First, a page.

Also found on the same day was a selection of Dundee marmalade jars, previously featured last year in the Avondhu Newspaper.

Diving Schedule 2014

 

   

Dive weekend September 13th      Skelligs     

 

Contact Peter Whelan for details

   

 

Going up a mountain to jump in a lake

(Taken from corkman.ie to show possibilities)

Timmy Carey and Matt Cullotty from the Fermoy based Blackwater Sub Aqua Club prepare to become the first divers ever to explore Lough Curra deep in the heart of the Galtee Mountains.

Timmy Carey and Matt Cullotty from the Fermoy based Blackwater Sub Aqua Club prepare to become the first divers ever to explore Lough Curra deep in the heart of the Galtee Mountains.

MEMBERS the Blackwater Sub Aqua Club have become the first in Ireland to dive one of the country's highest mountain lakes.

The intrepid adventurers last weekend travelled deep into the Galtee Mountains, Ireland's highest inland mountain range, to dive Lough Curra. 

To the uninitiated it may sound unusual for a club that normally operates below sea level to climb hundreds of metres to dive. However, the Galtees have five large pre glacial hollows, which are now occupied by five mountain lakes: Lough's Curra, Diheen, Borheen, Muskey and Farbreaga.

These lough's have remained largely unexplored, due in no small measure to their inaccessibility, and it is not even clear how deep they are. Club spokesman Matt Culloty said that the members faced a huge set of challenges just to get to the shores of Lough Curra.

"To say this would not be a typical Sunday dive for us would be something of a huge understatement," laughed Matt.

"At 574 metres Curra is the highest of the Galtee lakes, which meant that we had to an uphill walk of almost nine kilometres to get there."

Matt pointed out that the weight of equipment typically required for a dive can be in excess of 40kgs per diver. However, the long trek to the Lough meant that this had to be stripped down to the bare essentials.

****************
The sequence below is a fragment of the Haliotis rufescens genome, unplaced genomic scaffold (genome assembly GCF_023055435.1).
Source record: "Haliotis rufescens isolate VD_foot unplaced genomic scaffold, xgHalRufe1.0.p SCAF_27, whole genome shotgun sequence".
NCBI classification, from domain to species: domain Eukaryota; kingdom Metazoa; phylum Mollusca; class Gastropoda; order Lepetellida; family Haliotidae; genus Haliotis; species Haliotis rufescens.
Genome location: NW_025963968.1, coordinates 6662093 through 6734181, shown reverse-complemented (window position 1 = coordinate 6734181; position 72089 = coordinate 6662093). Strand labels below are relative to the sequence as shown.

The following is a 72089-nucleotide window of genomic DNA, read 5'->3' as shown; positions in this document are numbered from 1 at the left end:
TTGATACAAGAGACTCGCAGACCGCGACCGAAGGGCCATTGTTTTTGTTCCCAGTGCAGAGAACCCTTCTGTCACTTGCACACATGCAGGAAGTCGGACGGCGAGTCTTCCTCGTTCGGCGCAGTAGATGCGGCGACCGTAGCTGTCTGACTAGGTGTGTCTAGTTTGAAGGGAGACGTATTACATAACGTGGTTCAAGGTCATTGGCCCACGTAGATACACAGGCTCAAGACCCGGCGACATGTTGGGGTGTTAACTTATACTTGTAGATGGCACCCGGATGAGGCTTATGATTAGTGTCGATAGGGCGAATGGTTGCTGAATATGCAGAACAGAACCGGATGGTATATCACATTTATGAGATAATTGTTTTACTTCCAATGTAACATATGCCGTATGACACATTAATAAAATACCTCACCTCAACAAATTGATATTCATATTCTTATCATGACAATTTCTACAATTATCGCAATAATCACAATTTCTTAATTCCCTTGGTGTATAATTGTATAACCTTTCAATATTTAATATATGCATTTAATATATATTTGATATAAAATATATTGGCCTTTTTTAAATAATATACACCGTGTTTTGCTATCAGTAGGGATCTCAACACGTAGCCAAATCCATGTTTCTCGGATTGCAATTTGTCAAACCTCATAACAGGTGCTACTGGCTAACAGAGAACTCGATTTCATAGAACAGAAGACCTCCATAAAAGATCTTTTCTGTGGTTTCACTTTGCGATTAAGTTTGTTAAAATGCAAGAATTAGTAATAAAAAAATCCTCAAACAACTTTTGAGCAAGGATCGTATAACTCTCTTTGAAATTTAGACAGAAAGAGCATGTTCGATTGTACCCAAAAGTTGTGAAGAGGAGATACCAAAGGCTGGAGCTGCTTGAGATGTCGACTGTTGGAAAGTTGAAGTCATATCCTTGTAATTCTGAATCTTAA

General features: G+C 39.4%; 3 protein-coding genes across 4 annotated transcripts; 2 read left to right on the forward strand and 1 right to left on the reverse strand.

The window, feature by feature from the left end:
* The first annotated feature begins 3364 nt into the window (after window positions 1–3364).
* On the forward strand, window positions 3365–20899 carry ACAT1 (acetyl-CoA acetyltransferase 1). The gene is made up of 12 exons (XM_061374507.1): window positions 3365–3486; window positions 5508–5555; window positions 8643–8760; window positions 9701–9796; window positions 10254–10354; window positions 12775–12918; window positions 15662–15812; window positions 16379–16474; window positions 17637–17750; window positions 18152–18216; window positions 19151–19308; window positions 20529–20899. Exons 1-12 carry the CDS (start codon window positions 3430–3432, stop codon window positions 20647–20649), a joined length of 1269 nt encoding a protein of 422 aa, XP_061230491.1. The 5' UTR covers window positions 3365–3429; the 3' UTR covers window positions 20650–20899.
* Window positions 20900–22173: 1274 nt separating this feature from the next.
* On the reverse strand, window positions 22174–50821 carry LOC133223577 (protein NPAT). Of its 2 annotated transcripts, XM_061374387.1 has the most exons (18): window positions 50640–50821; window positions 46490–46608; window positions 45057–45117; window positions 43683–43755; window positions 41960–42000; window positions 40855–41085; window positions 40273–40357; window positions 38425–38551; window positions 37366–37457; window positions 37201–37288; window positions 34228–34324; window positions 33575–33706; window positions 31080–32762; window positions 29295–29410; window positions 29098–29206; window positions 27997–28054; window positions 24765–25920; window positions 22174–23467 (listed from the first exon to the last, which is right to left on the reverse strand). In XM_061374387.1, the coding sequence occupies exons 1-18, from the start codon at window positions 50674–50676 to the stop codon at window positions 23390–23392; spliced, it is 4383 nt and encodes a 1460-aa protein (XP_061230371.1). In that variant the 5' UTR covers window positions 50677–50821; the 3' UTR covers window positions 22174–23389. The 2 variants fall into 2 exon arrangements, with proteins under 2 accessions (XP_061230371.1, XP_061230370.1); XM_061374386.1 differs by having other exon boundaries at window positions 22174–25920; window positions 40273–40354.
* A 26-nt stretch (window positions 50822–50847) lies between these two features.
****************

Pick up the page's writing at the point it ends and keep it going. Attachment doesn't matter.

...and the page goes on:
"We took two full sets of five gear between four divers, which meant that the team had to carry 23kgs of equipment each. When you are facing an uphill climb over rough terrain while being battered by wind and rain, that is quite a challenge," said Matt.

Undaunted, the team soldiered on, eventually reaching the Lough after an energy sapping twohour climb. On arrival it first appeared as though their efforts might be in vain as fog had enveloped the lake.

By the time the first two divers, Matt and Timmy Carey had kitted up it had cleared, allowing the pair to undertake a 20-minute dive the Lough, the first to ever do so.

Two other divers, Gearoid O'Looney and Eamon O'Herlihy also took the plunge, while another member of the team Stéphane Portrait chose to snorkel across the lake in order to find out how deep it was.

"The water was clear and there was even some evidence of fish life. Stephanie located a depth of 35 metres and it is envisaged that we will return to the lakes over the winter to obtain more information," said Matt.

"The journey back down was the most perilous bit of the day and in true biblical fashion I did manage to fall down three times," grinned Matt. "However, other than a few bruises and one deflated ego we did managed to return to base safely," he added.

For more information about the club visit www.blackwatersubaqua.com.

- BILL BROWNE